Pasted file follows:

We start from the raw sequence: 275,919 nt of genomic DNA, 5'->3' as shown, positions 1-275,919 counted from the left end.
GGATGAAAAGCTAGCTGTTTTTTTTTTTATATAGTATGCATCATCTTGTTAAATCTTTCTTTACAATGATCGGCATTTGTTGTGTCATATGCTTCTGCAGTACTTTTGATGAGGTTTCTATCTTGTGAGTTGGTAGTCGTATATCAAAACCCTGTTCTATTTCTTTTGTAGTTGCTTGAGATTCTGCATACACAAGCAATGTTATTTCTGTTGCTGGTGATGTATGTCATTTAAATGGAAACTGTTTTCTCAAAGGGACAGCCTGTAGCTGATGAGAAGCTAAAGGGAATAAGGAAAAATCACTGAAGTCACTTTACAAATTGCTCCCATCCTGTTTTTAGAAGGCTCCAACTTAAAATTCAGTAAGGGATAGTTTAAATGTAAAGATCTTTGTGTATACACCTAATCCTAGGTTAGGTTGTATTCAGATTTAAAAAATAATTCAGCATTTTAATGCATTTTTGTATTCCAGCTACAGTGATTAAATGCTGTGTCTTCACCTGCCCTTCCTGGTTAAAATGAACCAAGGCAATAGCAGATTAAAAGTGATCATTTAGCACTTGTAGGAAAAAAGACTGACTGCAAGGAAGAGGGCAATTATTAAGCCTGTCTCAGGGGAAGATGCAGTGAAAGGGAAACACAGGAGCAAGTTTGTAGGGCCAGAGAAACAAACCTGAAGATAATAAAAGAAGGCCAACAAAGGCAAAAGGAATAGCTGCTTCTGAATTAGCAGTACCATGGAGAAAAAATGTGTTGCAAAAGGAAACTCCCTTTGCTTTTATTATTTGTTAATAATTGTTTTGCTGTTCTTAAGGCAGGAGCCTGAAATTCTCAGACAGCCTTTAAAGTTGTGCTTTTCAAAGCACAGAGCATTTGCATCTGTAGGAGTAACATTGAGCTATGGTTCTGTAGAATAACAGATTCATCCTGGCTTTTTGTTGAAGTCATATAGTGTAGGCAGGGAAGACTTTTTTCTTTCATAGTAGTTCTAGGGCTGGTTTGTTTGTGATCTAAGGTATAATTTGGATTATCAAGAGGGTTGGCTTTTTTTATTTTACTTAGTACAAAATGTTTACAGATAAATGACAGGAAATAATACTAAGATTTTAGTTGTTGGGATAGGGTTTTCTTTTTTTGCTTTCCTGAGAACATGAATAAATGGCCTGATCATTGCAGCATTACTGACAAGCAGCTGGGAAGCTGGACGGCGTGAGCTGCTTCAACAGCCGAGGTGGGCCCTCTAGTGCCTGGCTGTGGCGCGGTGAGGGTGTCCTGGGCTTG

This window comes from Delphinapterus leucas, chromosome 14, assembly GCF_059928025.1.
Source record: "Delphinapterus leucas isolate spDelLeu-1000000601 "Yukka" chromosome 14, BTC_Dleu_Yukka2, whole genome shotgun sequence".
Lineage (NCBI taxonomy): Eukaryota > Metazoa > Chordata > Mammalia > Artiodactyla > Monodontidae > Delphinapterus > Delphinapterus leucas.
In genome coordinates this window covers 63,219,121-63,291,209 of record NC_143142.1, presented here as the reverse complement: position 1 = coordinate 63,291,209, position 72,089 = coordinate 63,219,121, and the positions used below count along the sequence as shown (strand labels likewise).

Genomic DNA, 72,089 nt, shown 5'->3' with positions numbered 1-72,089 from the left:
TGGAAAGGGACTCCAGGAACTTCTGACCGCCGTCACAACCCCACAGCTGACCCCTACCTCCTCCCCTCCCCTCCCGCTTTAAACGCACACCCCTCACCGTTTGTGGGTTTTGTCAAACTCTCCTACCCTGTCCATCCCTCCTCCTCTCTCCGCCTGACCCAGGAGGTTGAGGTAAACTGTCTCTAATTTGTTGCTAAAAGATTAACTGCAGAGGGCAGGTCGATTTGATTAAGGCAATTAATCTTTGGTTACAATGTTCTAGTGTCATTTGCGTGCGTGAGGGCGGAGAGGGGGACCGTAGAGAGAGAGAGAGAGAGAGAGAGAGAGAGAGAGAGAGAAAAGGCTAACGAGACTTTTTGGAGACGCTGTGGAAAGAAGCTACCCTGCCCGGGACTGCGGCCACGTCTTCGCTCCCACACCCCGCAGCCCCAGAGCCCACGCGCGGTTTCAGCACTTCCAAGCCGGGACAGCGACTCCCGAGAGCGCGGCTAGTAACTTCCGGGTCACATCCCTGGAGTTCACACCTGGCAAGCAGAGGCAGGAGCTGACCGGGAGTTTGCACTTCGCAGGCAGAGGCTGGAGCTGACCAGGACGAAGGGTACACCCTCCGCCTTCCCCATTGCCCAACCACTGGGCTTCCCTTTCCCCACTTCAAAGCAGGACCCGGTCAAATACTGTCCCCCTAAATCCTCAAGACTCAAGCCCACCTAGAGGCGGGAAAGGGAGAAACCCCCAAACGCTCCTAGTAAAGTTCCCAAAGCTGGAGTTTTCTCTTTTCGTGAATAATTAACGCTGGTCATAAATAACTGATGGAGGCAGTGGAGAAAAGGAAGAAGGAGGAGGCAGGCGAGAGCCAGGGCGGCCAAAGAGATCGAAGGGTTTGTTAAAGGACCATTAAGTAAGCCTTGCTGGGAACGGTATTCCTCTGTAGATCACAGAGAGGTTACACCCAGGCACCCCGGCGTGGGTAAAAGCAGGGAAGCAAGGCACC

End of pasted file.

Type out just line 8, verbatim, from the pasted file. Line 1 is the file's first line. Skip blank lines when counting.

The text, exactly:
TGGAAAGGGACTCCAGGAACTTCTGACCGCCGTCACAACCCCACAGCTGACCCCTACCTCCTCCCCTCCCCTCCCGCTTTAAACGCACACCCCTCACCGTTTGTGGGTTTTGTCAAACTCTCCTACCCTGTCCATCCCTCCTCCTCTCTCCGCCTGACCCAGGAGGTTGAGGTAAACTGTCTCTAATTTGTTGCTAAAAGATTAACTGCAGAGGGCAGGTCGATTTGATTAAGGCAATTAATCTTTGGTTACAATGTTCTAGTGTCATTTGCGTGCGTGAGGGCGGAGAGGGGGACCGTAGAGAGAGAGAGAGAGAGAGAGAGAGAGAGAGAGAGAGAAAAGGCTAACGAGACTTTTTGGAGACGCTGTGGAAAGAAGCTACCCTGCCCGGGACTGCGGCCACGTCTTCGCTCCCACACCCCGCAGCCCCAGAGCCCACGCGCGGTTTCAGCACTTCCAAGCCGGGACAGCGACTCCCGAGAGCGCGGCTAGTAACTTCCGGGTCACATCCCTGGAGTTCACACCTGGCAAGCAGAGGCAGGAGCTGACCGGGAGTTTGCACTTCGCAGGCAGAGGCTGGAGCTGACCAGGACGAAGGGTACACCCTCCGCCTTCCCCATTGCCCAACCACTGGGCTTCCCTTTCCCCACTTCAAAGCAGGACCCGGTCAAATACTGTCCCCCTAAATCCTCAAGACTCAAGCCCACCTAGAGGCGGGAAAGGGAGAAACCCCCAAACGCTCCTAGTAAAGTTCCCAAAGCTGGAGTTTTCTCTTTTCGTGAATAATTAACGCTGGTCATAAATAACTGATGGAGGCAGTGGAGAAAAGGAAGAAGGAGGAGGCAGGCGAGAGCCAGGGCGGCCAAAGAGATCGAAGGGTTTGTTAAAGGACCATTAAGTAAGCCTTGCTGGGAACGGTATTCCTCTGTAGATCACAGAGAGGTTACACCCAGGCACCCCGGCGTGGGTAAAAGCAGGGAAGCAAGGCACC